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A Magazine for Sheffield

Papa Westray: A model of community ownership

Papa Westray, known locally as Papay, is a small island at the far north end of the Orkney Isles, an archipelago off the north coast of Scotland. Measuring just four by one miles, with a population of 75 people, it is one of the most isolated places in the UK. Getting there is not easy. There is a small airstrip, and the ten-seater plane makes the two minute hop from the neighbouring island of Westray every day - for trivia fans, this is the shortest scheduled flight in the world - but you still have to make the lengthy trek to Orkney first. If you prefer to stick to land and sea, a trip from Inverness - the nearest town of any significant size, and still a long way from most of the UK - would involve over three hours on three different ferries, two 30-minute bus trips and nearly four hours on a train. It's a truly beautiful island, with a gently rolling and very green landscape. The beaches are mile-long stretches of pure white sand looking over crystal clear blue seas. If it wasn't for the weather you could easily believe you were in Thailand. Dramatic cliffs and rocky coves are the breeding grounds for colonies of migrating birds every summer, including one of the most successful colonies of Arctic Terns anywhere, plus you can see seals, dolphins, puffins and all manner of other animals. Foremost out of the 60 or so archaeological sites on the island is the Knap of Howar, a Neolithic farmstead built in around 3,800 BC, predating even Ancient Egypt, making it the oldest building in northern Europe. Well worth a visit. But none of this is why I chose to write about the island in this magazine. The island's infrastructure is built on an impressive principle of community ownership, a model that many larger cities could learn from. Island communities such as this have always had a slightly precarious existence, with depopulation a constant threat. In the past, many have failed. Famously, residents abandoned the islands of St. Kilda in 1930. Papay, having seen its population halve from the 1960s to the turn of the century, has seen an impressive resurgence in recent years and is now one of the few small islands in Scotland to have a rising population. Papay's history is different from much of the rest of the Highlands in that they were very quick to get rid of their laird in the early 20th Century. Much of the island then became common land, which could be used for grazing by any islander. It is from these roots that the Papay Co-op was born. For a tiny island like this, the population want for very little in terms of facilities. The main community building now houses an amazing shop - the kind of place that sells one of everything - a café, hostel, community centre and at weekends a pub and an occasional cinema. The entire complex was built to serve the community, is owned by the community (all islanders are shareholders), employs members of the community and profits are ploughed back into the community. Tourism is encouraged with regular tours of the island. The money earned from the tours pays for the island's minibus, which acts as the local school bus, taxi, even an ambulance when it is needed. As well as this, the island owns its own water company, and regular farmer's markets mean that produce grown on the island can be sold easily. Other Scottish islands, such as Fair Isle and Unst, have gone as far as creating their own green energy companies, with renewable power created on the islands enabling residents to take themselves off the national grid. As well as this, the nature of employment and housing on the island, where everyone earns more or less the same and all the houses are similar, breeds a sense of contentment and happiness with one's place in life that only a truly equal society can bring. The islanders I met were very keen to stress the point that when their friends and neighbours all have what they have and vice versa, and when advertising for expensive products and lifestyles is conspicuously absent, there is no culture of envy or greed. People take only what they need, and everyone is comfortable and secure because of it. In Sheffield, as in every major UK city, where most of the money you spend is whisked away into private wealth and rarely benefits you or your community, we need to follow the example of the tiny but thriving island of Papa Westray. Spend money where you can follow where it will go, engage with co-operative enterprises, support local trade, and see the life of the place you live improve because of it. )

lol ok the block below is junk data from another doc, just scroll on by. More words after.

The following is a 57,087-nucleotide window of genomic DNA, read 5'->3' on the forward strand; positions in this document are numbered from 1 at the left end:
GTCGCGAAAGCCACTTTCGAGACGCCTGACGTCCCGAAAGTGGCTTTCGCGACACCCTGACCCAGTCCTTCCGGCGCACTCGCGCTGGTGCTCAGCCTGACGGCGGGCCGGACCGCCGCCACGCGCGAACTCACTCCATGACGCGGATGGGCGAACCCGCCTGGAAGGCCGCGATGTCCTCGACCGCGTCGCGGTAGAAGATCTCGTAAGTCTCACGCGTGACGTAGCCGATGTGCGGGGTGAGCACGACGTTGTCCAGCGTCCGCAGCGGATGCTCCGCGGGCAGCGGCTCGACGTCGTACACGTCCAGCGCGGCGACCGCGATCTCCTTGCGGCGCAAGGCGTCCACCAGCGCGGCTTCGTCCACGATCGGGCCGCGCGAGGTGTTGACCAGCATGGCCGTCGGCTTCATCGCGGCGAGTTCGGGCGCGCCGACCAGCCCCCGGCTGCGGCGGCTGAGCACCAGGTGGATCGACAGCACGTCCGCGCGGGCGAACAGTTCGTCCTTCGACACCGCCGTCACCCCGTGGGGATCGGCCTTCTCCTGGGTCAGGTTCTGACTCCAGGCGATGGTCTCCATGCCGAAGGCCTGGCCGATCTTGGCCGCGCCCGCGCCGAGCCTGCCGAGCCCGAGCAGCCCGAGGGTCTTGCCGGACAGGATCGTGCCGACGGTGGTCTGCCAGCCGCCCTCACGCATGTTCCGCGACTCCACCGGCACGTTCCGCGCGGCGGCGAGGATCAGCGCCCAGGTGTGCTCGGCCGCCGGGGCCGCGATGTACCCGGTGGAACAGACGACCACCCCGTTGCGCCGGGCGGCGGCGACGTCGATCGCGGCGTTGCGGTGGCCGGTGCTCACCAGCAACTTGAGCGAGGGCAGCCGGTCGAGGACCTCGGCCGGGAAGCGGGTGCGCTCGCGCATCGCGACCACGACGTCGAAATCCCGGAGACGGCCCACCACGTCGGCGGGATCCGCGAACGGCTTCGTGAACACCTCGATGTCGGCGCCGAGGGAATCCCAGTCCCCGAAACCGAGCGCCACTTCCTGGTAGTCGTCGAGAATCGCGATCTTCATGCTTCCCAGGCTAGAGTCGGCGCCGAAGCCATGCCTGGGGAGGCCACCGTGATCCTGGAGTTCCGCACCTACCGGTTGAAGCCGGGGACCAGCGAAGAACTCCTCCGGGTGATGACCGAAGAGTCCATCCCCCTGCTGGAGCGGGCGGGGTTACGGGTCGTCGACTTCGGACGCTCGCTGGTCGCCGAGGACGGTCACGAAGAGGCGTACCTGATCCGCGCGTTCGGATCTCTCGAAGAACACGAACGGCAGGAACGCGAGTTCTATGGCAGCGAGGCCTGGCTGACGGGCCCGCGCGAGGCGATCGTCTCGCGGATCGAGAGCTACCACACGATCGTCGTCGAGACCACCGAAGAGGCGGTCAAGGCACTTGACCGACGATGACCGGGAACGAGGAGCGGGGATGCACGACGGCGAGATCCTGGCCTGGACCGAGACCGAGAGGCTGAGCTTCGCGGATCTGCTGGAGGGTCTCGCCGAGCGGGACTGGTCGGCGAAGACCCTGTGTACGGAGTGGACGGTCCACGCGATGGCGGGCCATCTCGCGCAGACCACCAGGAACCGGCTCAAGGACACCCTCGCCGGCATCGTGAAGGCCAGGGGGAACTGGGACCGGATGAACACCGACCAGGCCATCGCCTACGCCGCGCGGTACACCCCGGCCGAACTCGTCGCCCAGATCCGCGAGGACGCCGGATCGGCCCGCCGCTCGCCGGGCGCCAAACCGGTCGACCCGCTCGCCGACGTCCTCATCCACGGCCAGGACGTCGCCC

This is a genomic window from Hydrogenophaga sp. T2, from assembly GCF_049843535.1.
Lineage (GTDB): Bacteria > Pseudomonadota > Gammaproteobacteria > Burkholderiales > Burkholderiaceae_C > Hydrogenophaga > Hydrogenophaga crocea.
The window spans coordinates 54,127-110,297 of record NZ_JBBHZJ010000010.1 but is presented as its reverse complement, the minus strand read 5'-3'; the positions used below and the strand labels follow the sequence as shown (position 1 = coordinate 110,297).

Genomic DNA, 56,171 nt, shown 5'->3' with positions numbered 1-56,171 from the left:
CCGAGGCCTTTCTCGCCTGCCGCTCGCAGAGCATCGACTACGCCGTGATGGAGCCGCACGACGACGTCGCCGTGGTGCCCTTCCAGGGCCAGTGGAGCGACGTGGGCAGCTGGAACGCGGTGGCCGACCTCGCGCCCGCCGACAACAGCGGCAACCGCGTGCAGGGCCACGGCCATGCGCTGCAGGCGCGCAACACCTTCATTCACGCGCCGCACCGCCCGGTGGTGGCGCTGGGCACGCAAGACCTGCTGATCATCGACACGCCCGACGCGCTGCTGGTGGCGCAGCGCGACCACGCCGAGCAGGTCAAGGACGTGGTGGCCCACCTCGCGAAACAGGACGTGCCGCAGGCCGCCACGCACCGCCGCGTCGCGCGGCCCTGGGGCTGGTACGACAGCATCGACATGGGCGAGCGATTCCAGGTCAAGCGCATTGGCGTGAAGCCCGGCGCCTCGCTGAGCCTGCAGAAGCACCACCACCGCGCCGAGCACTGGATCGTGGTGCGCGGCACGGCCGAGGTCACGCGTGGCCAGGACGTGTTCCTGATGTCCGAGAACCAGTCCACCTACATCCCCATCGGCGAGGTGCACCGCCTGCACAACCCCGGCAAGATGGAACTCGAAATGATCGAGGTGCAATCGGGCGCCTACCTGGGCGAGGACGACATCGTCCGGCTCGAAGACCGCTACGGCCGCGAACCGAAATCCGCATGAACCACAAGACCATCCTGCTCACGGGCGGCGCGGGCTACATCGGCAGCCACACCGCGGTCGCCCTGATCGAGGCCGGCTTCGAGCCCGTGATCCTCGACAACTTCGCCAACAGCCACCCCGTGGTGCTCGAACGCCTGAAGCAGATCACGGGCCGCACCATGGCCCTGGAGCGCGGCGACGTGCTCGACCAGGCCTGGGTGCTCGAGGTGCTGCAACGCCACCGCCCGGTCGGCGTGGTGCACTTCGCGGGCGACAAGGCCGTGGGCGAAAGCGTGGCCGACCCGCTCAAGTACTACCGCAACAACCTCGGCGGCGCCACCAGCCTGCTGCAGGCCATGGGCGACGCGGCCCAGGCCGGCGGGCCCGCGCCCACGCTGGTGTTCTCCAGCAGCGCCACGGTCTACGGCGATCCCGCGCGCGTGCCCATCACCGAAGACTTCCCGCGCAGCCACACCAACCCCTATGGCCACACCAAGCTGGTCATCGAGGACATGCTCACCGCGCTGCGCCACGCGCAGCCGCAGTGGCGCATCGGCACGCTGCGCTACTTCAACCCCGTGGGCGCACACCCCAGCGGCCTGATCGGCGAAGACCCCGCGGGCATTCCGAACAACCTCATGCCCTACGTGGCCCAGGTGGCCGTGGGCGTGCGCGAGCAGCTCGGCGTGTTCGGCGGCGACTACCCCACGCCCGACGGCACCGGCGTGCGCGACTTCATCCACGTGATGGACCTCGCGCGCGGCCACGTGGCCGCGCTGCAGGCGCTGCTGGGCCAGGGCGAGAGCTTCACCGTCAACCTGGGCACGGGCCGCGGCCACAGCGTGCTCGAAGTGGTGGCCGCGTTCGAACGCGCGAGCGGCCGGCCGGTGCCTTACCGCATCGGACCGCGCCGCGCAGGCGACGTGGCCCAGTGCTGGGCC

Next article in issue 55

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